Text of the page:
Hundreds of serving police officers will be replaced by civilians to save money, according to a report into Essex Police.

Her Majesty’s Inspectorate of Constabulary carried out reviews into every police force in the UK to see how well they are planning for the future.

Essex Police has to make more than £63million in savings, and its progress has been rated as “good” by inspectors.

The report reveals projected police officer cuts in Essex, 447 by 2018/19, would represent a 15 per cent cut compared to the national average of six per cent.

However, it will be employing about 200 more civilian workers to support detectives.

The report states: “This is designed to build capacity and bring resilience to the force’s overall investigative capability, which is below that required due to previous lack of investment.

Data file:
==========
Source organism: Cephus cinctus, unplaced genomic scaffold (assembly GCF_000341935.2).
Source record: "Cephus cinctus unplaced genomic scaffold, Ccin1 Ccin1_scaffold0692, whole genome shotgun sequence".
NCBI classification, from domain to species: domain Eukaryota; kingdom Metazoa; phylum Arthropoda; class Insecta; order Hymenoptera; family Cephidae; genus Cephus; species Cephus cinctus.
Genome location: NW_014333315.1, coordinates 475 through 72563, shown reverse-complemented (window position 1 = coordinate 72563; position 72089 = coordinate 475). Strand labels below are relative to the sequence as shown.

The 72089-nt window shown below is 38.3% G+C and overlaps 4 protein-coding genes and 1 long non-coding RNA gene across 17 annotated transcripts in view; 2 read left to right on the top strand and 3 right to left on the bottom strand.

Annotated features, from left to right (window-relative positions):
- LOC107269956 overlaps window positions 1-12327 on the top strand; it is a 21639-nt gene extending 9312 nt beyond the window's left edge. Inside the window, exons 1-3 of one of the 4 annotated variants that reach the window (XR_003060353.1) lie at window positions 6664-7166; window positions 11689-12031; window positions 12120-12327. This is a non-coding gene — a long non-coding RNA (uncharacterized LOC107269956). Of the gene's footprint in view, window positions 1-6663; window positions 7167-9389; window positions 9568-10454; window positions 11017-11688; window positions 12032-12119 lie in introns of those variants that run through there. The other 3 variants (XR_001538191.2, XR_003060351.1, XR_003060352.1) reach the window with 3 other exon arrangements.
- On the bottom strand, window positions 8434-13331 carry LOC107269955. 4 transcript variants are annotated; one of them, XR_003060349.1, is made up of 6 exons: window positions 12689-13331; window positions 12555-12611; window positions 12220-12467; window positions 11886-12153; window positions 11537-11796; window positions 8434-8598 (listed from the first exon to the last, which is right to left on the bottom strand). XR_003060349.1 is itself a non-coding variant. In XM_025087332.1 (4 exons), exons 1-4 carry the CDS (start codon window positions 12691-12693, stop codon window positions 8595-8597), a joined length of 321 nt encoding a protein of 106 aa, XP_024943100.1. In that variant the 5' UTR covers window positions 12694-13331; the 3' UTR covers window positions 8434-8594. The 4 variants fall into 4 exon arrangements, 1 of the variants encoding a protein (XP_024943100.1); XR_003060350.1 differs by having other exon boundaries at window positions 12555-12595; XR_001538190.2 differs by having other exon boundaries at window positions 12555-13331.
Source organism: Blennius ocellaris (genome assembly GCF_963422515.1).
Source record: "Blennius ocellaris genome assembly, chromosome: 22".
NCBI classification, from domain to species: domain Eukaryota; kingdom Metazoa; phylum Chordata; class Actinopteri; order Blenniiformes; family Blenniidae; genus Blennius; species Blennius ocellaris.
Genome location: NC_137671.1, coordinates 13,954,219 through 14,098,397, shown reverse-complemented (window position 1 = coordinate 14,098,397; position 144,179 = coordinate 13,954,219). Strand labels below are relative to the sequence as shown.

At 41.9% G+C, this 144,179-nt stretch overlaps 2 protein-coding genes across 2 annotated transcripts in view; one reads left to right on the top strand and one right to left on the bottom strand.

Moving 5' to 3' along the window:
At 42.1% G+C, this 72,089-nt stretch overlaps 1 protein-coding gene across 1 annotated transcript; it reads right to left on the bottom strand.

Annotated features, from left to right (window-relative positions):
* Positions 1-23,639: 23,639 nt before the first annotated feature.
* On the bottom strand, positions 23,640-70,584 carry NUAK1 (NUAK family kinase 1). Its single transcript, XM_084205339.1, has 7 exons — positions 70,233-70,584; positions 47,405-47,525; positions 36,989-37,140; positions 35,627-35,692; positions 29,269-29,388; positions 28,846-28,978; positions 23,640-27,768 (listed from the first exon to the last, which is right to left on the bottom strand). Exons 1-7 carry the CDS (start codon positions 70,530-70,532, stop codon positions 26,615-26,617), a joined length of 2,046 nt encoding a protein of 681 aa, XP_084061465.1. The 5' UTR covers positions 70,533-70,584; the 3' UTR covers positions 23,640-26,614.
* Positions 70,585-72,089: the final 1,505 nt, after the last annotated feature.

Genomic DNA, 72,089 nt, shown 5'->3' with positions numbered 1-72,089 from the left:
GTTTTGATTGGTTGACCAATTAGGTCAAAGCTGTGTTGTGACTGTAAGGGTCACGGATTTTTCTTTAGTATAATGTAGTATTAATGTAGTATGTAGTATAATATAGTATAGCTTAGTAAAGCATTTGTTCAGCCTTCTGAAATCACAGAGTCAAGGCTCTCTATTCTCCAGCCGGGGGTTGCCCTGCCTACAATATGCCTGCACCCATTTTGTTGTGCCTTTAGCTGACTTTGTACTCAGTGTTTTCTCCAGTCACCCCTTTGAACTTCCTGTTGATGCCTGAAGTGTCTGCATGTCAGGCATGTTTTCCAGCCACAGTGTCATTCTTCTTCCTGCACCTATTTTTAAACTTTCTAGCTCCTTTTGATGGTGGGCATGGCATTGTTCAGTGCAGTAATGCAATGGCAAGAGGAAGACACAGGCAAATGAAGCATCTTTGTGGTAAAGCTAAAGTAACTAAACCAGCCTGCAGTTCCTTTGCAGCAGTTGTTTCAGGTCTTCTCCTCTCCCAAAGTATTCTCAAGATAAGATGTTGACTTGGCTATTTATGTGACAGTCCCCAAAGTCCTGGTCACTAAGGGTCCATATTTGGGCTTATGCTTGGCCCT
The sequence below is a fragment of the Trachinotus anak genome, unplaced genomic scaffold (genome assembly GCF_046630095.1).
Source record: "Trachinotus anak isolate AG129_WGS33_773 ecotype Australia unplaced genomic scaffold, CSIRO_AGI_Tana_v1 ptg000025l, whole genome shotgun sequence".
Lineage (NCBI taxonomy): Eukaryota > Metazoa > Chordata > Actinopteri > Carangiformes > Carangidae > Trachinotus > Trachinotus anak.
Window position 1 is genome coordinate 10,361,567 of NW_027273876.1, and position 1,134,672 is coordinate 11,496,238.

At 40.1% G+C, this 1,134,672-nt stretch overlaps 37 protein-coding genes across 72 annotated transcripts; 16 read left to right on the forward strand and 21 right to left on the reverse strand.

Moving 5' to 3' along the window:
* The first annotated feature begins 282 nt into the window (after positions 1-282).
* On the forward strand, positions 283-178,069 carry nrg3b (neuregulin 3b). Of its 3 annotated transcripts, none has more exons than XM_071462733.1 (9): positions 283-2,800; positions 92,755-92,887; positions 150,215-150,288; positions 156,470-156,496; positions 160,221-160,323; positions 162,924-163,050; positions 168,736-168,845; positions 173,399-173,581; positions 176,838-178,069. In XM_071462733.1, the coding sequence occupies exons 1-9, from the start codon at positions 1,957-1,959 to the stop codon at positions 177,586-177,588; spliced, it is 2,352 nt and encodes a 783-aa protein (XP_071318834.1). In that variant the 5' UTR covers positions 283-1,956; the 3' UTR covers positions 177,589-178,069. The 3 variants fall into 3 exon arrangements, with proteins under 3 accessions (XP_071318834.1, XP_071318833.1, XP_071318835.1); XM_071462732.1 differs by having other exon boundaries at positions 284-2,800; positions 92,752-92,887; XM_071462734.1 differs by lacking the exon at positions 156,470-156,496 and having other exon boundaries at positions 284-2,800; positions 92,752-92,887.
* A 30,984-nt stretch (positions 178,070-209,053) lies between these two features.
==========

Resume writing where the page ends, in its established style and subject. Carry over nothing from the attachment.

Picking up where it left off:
“While the force recognises its weakness in this area, the work to resolve the issue will be a quick-fix and the area will remain of concern.”

A report into future plans at Essex Police found:

  • It has “good” plans in place to make savings.
  • It has balanced the budget for this year.
  • The force works well in collaboration with Kent and was praised for its “far-reaching” plans to work with other authorities to make savings.
  • The cost of police officer per resident is £93. The national average is £115.
  • Essex Police’s portion of the council tax bill is about £150 per household, £30 less than the national average.
  • The force lacks detectives.
  • Officers and staff are not all appropriately trained or experienced to support vulnerable people.
  • The force is using new software such as Athena but the system has flaws and issues which are frustrating the workforce.
  • Investigations are taking too long.
  • There is an “unacceptable” backlog when it comes to responding to calls and reports of crimes meaning too many unresolved incidents.
  • Crime is up in Essex and victim satisfaction is down.